Once and Future King

Once and Future King

by T. H. White
Publisher: ACE Publishing
Mass market paperback, 639 pages
List Price: $9.99 Sale Price: $8.49

"Hilarious" might not be the first word that comes to mind when you think about King Arthur. Then again, courtly love and knights bashing each other with swords and a wizard who sees visions of dragons that symbolize new kingdoms is pretty ridiculous. But there are other aspects of the legend—Arthur's heartbreak when he learns of Guinevere's unfaithfulness, the betrayal of Modred, the blood and death and senseless violence—that are universally human and sad. More than any writer of the Arthur myth, T.H. White captures all these elements in a monumental work that is a masterpiece of revisionism, epic fantasy, and modern literature.

White's prose is stylish and reminiscent of ancient times, witty and fast-paced and poetic. Its ability to induce laughter and tears on the same page is evidence of its power. What is perhaps his most stunning achievement is to bring together what in every other recounting of the story are unrelated characters and events into a cohesive whole that is at once a novel and the truest evocation of Malory's Le Morte d'Arthur. Because the Disney film The Sword in the Stone was loosely based on part one of The Once and Future King, many people assume this is children's literature. It is most certainly not children's literature. Bawdy, violent, frightening and absurd, this is adult literature at its life-embracing finest.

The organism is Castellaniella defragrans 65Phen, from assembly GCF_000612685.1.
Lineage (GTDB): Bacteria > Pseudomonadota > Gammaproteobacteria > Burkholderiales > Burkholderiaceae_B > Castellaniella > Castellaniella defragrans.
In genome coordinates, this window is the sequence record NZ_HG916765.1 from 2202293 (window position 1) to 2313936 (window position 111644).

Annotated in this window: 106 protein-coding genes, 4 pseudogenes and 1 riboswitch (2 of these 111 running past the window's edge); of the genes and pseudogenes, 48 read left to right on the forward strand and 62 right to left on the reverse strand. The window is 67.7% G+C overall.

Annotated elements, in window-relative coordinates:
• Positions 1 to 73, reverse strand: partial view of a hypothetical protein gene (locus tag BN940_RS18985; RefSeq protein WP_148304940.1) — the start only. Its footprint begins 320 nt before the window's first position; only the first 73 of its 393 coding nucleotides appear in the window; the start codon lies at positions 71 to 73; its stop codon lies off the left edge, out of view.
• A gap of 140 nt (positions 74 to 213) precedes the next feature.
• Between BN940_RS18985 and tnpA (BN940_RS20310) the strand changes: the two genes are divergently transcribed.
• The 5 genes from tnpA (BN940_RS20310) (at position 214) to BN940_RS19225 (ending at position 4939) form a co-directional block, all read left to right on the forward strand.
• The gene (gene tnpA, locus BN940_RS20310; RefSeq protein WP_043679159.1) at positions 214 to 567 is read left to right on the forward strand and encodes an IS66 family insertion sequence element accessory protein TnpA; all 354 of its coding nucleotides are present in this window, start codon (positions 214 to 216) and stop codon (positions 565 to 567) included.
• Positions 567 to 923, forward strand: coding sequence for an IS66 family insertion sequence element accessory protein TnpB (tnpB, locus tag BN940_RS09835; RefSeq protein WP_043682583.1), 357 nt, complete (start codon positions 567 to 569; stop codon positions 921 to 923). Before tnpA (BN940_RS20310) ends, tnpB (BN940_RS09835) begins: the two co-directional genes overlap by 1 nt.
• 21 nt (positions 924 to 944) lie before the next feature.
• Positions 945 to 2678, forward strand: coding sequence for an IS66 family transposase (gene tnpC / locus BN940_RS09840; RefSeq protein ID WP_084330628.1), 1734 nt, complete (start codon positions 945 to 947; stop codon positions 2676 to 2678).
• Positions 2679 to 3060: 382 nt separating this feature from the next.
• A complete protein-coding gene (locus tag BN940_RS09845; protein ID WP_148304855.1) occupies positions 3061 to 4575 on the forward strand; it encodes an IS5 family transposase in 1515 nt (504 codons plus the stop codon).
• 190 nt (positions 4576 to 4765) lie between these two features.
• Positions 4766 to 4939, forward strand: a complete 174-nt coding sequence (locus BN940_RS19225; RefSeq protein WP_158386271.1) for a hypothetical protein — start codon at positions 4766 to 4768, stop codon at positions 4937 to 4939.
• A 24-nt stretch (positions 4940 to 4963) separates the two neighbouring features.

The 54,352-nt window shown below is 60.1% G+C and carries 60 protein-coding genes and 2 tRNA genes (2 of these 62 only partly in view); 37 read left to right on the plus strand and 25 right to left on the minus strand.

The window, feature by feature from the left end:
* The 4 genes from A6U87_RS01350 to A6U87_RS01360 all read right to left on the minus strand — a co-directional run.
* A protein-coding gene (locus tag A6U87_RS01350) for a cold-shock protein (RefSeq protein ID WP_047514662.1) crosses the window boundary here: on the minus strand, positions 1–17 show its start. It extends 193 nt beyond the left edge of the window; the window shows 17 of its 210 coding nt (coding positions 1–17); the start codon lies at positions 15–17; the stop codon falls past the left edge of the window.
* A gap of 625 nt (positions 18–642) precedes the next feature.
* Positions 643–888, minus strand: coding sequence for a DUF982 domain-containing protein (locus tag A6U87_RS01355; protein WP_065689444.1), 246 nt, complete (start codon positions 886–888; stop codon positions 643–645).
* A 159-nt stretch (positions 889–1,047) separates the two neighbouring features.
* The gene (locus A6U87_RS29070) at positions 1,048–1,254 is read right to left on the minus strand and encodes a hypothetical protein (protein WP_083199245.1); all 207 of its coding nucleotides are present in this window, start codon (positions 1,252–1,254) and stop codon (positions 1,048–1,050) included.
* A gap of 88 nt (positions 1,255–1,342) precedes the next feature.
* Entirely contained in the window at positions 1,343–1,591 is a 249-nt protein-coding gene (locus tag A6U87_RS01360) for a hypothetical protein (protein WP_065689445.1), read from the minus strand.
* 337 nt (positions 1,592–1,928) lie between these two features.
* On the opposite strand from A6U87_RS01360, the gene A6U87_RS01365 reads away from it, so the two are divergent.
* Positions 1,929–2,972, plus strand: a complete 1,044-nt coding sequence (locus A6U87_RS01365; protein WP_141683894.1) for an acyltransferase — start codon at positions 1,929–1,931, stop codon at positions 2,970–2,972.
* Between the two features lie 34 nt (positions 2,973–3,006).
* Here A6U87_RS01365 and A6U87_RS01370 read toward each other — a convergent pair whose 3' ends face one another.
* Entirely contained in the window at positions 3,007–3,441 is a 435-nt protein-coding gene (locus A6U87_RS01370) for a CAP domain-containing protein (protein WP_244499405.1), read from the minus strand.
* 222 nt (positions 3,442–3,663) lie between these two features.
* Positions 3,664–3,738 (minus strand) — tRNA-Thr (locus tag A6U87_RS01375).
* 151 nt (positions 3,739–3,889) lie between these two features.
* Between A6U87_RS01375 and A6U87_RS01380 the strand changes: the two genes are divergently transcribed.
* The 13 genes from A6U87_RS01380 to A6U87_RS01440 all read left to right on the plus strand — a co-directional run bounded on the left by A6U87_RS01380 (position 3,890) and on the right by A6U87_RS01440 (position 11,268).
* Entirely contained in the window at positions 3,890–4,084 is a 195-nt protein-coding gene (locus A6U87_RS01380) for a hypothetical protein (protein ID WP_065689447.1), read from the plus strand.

If this were simply a wild comedy, such a long work (over 600 pages) might not be worth the read. But this is ultimately a human novel, a novel that embraces love and fear and pain and joy, a novel not so much about King Arthur as Arthur the man, and all the other men and women of his court, whose lives are as complicated and simple and incomplete as our own. White's incredibly lyric prose draws us into a world that is utterly foreign and utterly recognizable, a kind of quotidian fairy realm brightened not with good feelings or happy endings but by the beauty and mystery of the human soul.

Review by C. Hollis Crossman
C. Hollis Crossman used to be a child. Now he is a husband and father, teaches adult Sunday school in his Presbyterian congregation, and likes weird stuff. He might be a mythical creature, but he's definitely not a centaur. Read more of his reviews here.

Review by C. Hollis Crossman
C. Hollis Crossman used to be a child. Now he's a husband and father who loves church, good food, and weird stuff. He might be a mythical creature, but he's definitely not a centaur. Read more of his reviews here.
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Exodus Rating:
FLAWS: Intense fighting/violence, magic, some sexuality, overall earthiness
Summary: The legend of King Arthur as you've never encountered it—hilarious, exciting, bawdy, and ultimately very human.

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